Published in the August 2008, edition of the Western Horse Review.
Recognizing ringworm, explained by Dr. James Carmalt is an associate professor of equine surgery in the Department of Large Animal Clinical Sciences at the Western College of Veterinary Medicine. He is
a Member of the Royal College of Veterinary Surgeons, a Diplomate of the American Board.
The horse should be bathed with an anti-fungal medication. Unfortunately, ringworm is incredibly contagious to other horses. Strict measures should be taken to ensure that feed and water buckets, tack, grooming equipment, etc., are not shared. The horse’s caregiver should wear gloves to ensure that the fungal infection isn’t inadvertently transferred to another horse.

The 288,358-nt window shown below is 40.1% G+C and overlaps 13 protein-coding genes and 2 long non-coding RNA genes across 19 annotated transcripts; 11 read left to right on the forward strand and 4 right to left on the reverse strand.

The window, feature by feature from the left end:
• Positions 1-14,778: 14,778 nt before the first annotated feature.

Ringworm is a self-limiting disease, meaning that the horse will get over it in time. While the fungal infection isn’t usually transmissible to humans (unlike other species), it can occur and precautions should be taken.